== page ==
“I was co-editor of The Eagle my senior year but technically wasn’t eligible to be editor in chief because I transferred in mid-way as a sophomore and didn’t take prerequisite journalism course,” Ryan says. “The first issue was really delayed. Mr. Moody surveyed and didn’t like what was developing. He simply told the staff ‘Patrick is taking over.’ What that taught me was to never settle for a path based on what you’re led to expect. I was told I would be never be editor in chief but Mr. Moody said you’re excelling … you’re busting it …you’re now in charge. A one-off example that taught me a valuable lesson.”
One which was learned yet again while Ryan was at Texas where he played a prominent role in establishing UT’s Silver Spur Alumni Association and eventually was elected president of the organization.
“Life changing event in terms of opening future networking and building my confidence,” Ryan says. “If anyone has any hope of being an entrepreneur … they absolutely need an inner strength to push forward. Had I not had my past experiences at St. Thomas … had Mr. Moody not showed me that hard work and performing more than what is expected can produce unexpected rewards … I’m certain that Silver Spurs opportunity never would have materialized … and who knows what else might be different from there.”
Ryan refuses to take credit for accurately forecasting a decade ago the drastic change in how professional sports franchises as well as team executives would recalibrate the once thought to be taboo-secondary ticket practice.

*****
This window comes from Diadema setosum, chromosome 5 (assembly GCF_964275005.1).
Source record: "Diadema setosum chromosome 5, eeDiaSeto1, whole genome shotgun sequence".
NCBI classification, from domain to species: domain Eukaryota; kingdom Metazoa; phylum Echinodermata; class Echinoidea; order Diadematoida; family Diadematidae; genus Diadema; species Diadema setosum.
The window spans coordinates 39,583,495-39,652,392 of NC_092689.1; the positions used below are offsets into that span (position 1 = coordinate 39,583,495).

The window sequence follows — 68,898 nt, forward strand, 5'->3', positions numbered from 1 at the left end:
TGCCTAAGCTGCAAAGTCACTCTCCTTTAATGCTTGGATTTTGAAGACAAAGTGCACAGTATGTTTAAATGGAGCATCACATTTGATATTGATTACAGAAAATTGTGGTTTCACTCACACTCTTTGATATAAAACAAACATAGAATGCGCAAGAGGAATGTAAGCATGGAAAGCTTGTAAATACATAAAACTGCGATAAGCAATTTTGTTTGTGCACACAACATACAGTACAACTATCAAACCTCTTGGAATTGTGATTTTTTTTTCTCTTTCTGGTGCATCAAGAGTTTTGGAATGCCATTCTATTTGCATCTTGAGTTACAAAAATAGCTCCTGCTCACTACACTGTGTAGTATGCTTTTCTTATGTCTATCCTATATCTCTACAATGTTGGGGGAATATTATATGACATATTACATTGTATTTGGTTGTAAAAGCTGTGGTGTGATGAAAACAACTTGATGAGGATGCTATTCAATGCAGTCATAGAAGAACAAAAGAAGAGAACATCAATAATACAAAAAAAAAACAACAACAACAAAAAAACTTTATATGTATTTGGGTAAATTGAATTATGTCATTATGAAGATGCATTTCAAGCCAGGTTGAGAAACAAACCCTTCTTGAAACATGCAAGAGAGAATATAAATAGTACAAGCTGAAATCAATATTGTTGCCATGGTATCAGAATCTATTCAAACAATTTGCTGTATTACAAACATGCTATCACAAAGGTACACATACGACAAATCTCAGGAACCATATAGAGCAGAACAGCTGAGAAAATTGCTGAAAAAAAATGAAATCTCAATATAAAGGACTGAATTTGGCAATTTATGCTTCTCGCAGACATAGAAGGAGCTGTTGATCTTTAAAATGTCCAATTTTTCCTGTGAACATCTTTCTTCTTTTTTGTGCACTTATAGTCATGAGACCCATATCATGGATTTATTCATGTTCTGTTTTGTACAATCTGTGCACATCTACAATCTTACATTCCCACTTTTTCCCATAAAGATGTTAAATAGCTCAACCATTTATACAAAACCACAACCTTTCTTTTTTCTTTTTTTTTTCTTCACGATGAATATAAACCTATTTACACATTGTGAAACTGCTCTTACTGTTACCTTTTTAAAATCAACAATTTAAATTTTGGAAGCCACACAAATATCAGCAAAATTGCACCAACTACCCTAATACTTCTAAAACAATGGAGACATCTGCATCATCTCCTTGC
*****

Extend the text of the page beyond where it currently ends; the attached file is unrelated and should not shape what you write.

But he did detect earmarks that an antiquated business model was ripe for a reboot which would make competitive marketplace pricing a much more comfortable place for fans and licensed resellers.
“Many state laws regarding the industry were being repealed and whenever legislation changes that creates a new landscape,” Ryan says. “Brokers then started dominating huge blocks of tickets … cashing in on premium seats and dumping the undesirables for pennies on the dollar. That was hurting the team brand more than helping their revenue side.
“We approached teams as a partner with informed eyes and a different set of analytics to help them build pricing solutions. I think of our role is really more of a market maker … a conduit to the secondary market.
“Five years ago we would have pockets that would lose 50% and pockets that would make 80%. Now we’re intent on narrowing that band to where we’re not exposed to losing a percentage of our capital. In exchange for that privilege we’re sacrificing some of the upside to our partner teams … which gives them more confidence in us and they give us more business. We simply shift the supply. It’s not team versus broker but rather team / broker providing a valued service to the customer without driving the price point to where he or she stays home or finds alternatives for those discretionary dollars.”
So with the AFC and NFC champions for Super Bowl LI at NRG Stadium long to be determined … the identity of who figures to land some of the hottest tickets to ever hit Houston appears well established.
Catholic. Basilian. Teaching Goodness, Discipline and Knowledge since 1900.